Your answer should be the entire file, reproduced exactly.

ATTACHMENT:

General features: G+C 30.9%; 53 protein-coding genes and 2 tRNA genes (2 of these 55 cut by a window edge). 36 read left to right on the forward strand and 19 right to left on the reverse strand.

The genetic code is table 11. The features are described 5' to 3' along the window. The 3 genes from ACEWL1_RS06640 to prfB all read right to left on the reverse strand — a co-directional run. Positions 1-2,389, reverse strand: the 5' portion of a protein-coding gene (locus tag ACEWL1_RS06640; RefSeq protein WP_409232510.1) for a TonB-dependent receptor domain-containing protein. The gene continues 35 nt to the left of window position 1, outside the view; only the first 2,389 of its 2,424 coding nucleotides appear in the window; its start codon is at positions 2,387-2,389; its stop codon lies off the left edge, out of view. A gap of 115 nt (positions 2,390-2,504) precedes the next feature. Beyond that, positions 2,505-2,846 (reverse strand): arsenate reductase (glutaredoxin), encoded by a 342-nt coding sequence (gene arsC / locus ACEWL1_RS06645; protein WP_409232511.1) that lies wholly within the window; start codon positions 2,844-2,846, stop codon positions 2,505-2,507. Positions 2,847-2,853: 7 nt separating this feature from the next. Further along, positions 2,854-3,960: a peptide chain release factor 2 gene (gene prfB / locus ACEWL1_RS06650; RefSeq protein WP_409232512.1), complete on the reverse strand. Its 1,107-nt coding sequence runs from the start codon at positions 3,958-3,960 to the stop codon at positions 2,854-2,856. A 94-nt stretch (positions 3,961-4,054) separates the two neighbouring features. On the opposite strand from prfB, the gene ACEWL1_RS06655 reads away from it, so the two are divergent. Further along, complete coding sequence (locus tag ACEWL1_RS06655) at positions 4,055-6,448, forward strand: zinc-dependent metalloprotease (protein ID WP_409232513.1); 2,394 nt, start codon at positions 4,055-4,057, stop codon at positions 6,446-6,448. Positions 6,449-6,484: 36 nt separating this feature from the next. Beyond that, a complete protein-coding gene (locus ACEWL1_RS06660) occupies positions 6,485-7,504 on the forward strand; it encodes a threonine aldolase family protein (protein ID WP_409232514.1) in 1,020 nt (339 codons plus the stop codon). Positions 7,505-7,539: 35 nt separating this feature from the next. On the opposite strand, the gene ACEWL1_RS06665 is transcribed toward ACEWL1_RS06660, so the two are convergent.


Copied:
General features: G+C 30.9%; 53 protein-coding genes and 2 tRNA genes (2 of these 55 cut by a window edge). 36 read left to right on the forward strand and 19 right to left on the reverse strand.

The genetic code is table 11. The features are described 5' to 3' along the window. The 3 genes from ACEWL1_RS06640 to prfB all read right to left on the reverse strand — a co-directional run. Positions 1-2,389, reverse strand: the 5' portion of a protein-coding gene (locus tag ACEWL1_RS06640; RefSeq protein WP_409232510.1) for a TonB-dependent receptor domain-containing protein. The gene continues 35 nt to the left of window position 1, outside the view; only the first 2,389 of its 2,424 coding nucleotides appear in the window; its start codon is at positions 2,387-2,389; its stop codon lies off the left edge, out of view. A gap of 115 nt (positions 2,390-2,504) precedes the next feature. Beyond that, positions 2,505-2,846 (reverse strand): arsenate reductase (glutaredoxin), encoded by a 342-nt coding sequence (gene arsC / locus ACEWL1_RS06645; protein WP_409232511.1) that lies wholly within the window; start codon positions 2,844-2,846, stop codon positions 2,505-2,507. Positions 2,847-2,853: 7 nt separating this feature from the next. Further along, positions 2,854-3,960: a peptide chain release factor 2 gene (gene prfB / locus ACEWL1_RS06650; RefSeq protein WP_409232512.1), complete on the reverse strand. Its 1,107-nt coding sequence runs from the start codon at positions 3,958-3,960 to the stop codon at positions 2,854-2,856. A 94-nt stretch (positions 3,961-4,054) separates the two neighbouring features. On the opposite strand from prfB, the gene ACEWL1_RS06655 reads away from it, so the two are divergent. Further along, complete coding sequence (locus tag ACEWL1_RS06655) at positions 4,055-6,448, forward strand: zinc-dependent metalloprotease (protein ID WP_409232513.1); 2,394 nt, start codon at positions 4,055-4,057, stop codon at positions 6,446-6,448. Positions 6,449-6,484: 36 nt separating this feature from the next. Beyond that, a complete protein-coding gene (locus ACEWL1_RS06660) occupies positions 6,485-7,504 on the forward strand; it encodes a threonine aldolase family protein (protein ID WP_409232514.1) in 1,020 nt (339 codons plus the stop codon). Positions 7,505-7,539: 35 nt separating this feature from the next. On the opposite strand, the gene ACEWL1_RS06665 is transcribed toward ACEWL1_RS06660, so the two are convergent.